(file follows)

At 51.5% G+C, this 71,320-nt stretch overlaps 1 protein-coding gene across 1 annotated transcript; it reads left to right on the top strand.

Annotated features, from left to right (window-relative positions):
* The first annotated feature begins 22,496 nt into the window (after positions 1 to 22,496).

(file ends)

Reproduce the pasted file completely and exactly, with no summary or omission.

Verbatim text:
At 51.5% G+C, this 71,320-nt stretch overlaps 1 protein-coding gene across 1 annotated transcript; it reads left to right on the top strand.

Annotated features, from left to right (window-relative positions):
* The first annotated feature begins 22,496 nt into the window (after positions 1 to 22,496).